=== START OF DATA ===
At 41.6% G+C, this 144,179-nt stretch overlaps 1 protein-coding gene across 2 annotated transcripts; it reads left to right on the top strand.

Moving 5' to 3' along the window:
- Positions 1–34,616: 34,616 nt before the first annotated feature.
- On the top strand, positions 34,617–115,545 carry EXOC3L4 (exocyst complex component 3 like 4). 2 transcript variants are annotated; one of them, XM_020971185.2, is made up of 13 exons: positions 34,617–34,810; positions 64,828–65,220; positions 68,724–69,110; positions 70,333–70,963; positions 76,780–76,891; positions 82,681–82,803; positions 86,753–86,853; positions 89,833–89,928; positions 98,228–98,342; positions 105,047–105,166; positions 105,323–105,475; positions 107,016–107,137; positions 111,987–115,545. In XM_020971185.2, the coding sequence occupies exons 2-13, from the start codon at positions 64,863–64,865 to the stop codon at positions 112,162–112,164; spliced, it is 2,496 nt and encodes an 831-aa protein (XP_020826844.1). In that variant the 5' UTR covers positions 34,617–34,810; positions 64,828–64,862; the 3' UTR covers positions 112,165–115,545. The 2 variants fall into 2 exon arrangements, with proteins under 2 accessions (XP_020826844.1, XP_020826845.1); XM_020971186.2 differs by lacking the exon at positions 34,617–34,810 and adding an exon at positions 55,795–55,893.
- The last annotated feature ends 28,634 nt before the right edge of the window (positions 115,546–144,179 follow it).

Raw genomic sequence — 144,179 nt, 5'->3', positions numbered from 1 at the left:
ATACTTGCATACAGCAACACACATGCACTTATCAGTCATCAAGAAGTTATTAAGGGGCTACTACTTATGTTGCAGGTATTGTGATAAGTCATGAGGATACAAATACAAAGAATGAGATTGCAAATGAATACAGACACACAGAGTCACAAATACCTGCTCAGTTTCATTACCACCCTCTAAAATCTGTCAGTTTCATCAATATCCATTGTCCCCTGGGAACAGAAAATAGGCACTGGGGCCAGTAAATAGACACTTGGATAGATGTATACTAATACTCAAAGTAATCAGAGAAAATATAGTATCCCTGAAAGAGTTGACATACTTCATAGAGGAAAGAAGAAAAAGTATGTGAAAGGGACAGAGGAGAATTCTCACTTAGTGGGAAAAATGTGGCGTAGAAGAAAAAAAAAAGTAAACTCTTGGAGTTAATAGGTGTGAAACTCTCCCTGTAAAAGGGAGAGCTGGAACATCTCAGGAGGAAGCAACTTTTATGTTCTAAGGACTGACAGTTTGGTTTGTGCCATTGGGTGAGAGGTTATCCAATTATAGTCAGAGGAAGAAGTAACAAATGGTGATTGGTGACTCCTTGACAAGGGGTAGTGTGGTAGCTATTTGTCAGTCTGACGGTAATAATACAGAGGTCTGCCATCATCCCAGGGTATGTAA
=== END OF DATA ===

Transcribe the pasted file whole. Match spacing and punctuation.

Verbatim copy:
At 41.6% G+C, this 144,179-nt stretch overlaps 1 protein-coding gene across 2 annotated transcripts; it reads left to right on the top strand.

Moving 5' to 3' along the window:
- Positions 1–34,616: 34,616 nt before the first annotated feature.
- On the top strand, positions 34,617–115,545 carry EXOC3L4 (exocyst complex component 3 like 4). 2 transcript variants are annotated; one of them, XM_020971185.2, is made up of 13 exons: positions 34,617–34,810; positions 64,828–65,220; positions 68,724–69,110; positions 70,333–70,963; positions 76,780–76,891; positions 82,681–82,803; positions 86,753–86,853; positions 89,833–89,928; positions 98,228–98,342; positions 105,047–105,166; positions 105,323–105,475; positions 107,016–107,137; positions 111,987–115,545. In XM_020971185.2, the coding sequence occupies exons 2-13, from the start codon at positions 64,863–64,865 to the stop codon at positions 112,162–112,164; spliced, it is 2,496 nt and encodes an 831-aa protein (XP_020826844.1). In that variant the 5' UTR covers positions 34,617–34,810; positions 64,828–64,862; the 3' UTR covers positions 112,165–115,545. The 2 variants fall into 2 exon arrangements, with proteins under 2 accessions (XP_020826844.1, XP_020826845.1); XM_020971186.2 differs by lacking the exon at positions 34,617–34,810 and adding an exon at positions 55,795–55,893.
- The last annotated feature ends 28,634 nt before the right edge of the window (positions 115,546–144,179 follow it).

Raw genomic sequence — 144,179 nt, 5'->3', positions numbered from 1 at the left:
ATACTTGCATACAGCAACACACATGCACTTATCAGTCATCAAGAAGTTATTAAGGGGCTACTACTTATGTTGCAGGTATTGTGATAAGTCATGAGGATACAAATACAAAGAATGAGATTGCAAATGAATACAGACACACAGAGTCACAAATACCTGCTCAGTTTCATTACCACCCTCTAAAATCTGTCAGTTTCATCAATATCCATTGTCCCCTGGGAACAGAAAATAGGCACTGGGGCCAGTAAATAGACACTTGGATAGATGTATACTAATACTCAAAGTAATCAGAGAAAATATAGTATCCCTGAAAGAGTTGACATACTTCATAGAGGAAAGAAGAAAAAGTATGTGAAAGGGACAGAGGAGAATTCTCACTTAGTGGGAAAAATGTGGCGTAGAAGAAAAAAAAAAGTAAACTCTTGGAGTTAATAGGTGTGAAACTCTCCCTGTAAAAGGGAGAGCTGGAACATCTCAGGAGGAAGCAACTTTTATGTTCTAAGGACTGACAGTTTGGTTTGTGCCATTGGGTGAGAGGTTATCCAATTATAGTCAGAGGAAGAAGTAACAAATGGTGATTGGTGACTCCTTGACAAGGGGTAGTGTGGTAGCTATTTGTCAGTCTGACGGTAATAATACAGAGGTCTGCCATCATCCCAGGGTATGTAA